9 Ways To Support Your Friend Who Is Grieving The Loss Of A Parent

The loss of a parent is a special kind of grief one must navigate. A grief that comes in waves across a lifetime. Bubbling up from the surface at family gatherings where there is an empty chair or one less plate, when it is their birthday and they aren’t there to blow out their candles, or on your wedding day when they aren’t there to give you away. Often times our first instinct is to not talk about something that we know is painful. Even more so, we tend to avoid talking about the things we have not experienced and do not understand. When a friend loses their parent, we may think that they do not want to talk about it: their feelings surrounding the loss, the loss itself and the memories they have of their parent.

After the busyness of funeral preparations and services, suddenly there is a quiet spell. People stop reaching out, the flowers they sent start dying, and the food that was lovingly dropped off is now just a bunch of empty containers. The gaping hole of where their parent once was is now magnified by this emptiness. One of the hardest parts of grieving is how quickly ‘real life’ resumes, the world keeps on spinning and it feels like everyone has forgotten about the loved one you lost. It feels like no one cares any more. Your friend needs to know that you still care. They need you now, more than they ever have. They need to talk, and when they cannot find the words, they need you to simply sit with them.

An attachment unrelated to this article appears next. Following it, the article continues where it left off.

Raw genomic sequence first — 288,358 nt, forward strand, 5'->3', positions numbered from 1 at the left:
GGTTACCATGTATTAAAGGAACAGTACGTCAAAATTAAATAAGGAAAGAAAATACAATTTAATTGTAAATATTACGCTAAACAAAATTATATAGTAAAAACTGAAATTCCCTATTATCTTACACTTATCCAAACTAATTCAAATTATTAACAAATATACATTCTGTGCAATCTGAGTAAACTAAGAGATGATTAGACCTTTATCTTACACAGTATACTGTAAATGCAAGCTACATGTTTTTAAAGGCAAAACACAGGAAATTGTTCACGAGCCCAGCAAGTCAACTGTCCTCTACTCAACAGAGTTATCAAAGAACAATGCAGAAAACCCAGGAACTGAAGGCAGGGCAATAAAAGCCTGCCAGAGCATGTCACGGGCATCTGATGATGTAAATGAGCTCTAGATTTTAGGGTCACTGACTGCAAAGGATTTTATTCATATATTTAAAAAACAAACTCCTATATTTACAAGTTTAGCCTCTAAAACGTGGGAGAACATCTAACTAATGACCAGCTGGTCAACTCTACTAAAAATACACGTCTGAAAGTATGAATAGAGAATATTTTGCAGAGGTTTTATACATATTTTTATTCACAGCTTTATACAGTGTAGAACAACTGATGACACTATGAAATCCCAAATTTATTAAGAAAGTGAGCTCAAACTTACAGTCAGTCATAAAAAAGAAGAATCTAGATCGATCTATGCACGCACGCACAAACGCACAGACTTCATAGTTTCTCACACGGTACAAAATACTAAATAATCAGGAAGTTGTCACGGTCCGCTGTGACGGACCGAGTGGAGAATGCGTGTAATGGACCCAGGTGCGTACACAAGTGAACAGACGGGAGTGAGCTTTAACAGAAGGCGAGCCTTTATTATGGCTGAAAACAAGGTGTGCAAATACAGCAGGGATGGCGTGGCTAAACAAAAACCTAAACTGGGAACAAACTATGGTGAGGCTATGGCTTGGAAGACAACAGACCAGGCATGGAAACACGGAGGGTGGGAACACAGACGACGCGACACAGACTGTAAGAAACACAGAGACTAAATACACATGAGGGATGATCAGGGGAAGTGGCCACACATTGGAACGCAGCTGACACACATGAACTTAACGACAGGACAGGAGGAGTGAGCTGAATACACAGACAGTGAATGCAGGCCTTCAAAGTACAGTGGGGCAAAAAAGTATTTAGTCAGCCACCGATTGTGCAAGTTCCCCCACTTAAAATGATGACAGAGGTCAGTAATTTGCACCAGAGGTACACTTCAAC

Below I have compiled a list of ways to help you better support your grieving friend. Disclaimer: this advice is based on what has worked in my own personal experience and is only a guide.

1. Talk about how they are feeling: Do not pretend that nothing has happened and that everything is fine. They do not actually want you to sweep this under the rug. If you hold space for your friend, they will likely start talking on their own without much of a prompt from you. If you feel like they need some help opening the channels of communication, simply ask them how they are holding up.

2. Share your memories: If you see something that reminds you of their parent, something they would have liked or something that reminds you of a memory you have of them, share this with your friend. It means a lot to them to know that people are still thinking about their parent and haven’t forgotten them.

3. Continue doing the things you have always done together: If you usually go for coffee once a week, keep that tradition alive even if it turns into coffee together at home.

4. Check in on them without smothering them: A quick text to say “Hey I’m thinking about you,” goes a long way.

5. Do something fun: Get them out of the house, go for a walk, go to a movie, go shopping, anything that will help them get out of their head for a little while and experience some joy.

6. Surprise them with their favourite food or treat: Grieving people often forget to eat and surprising them with one of their favourites is a reminder that you pay attention to the details and that you care.

7. Know that there is nothing you can say to make it better and that they do not expect you to have all the right words and answers: Simply saying “This is unfair and horrible but we will get through this together,” is reassuring and does not belittle their loss and grief the way “Everything happens for a reason and everything will be fine,” does. You mean well when you say this, but it isn’t helping.

8. Do not treat your friend like they are fragile: Do not treat them differently than before. They want your empathy of course but not your pity. Constantly looking at them with sad puppy dog eyes and talking to them in a delicate voice isn’t the answer.

9. Your support is needed for the long haul: Your friend will have periods of time where they seem absolutely fine and they will have days where the weight of their grief comes crashing down on them seemingly out of nowhere. Be there for both.

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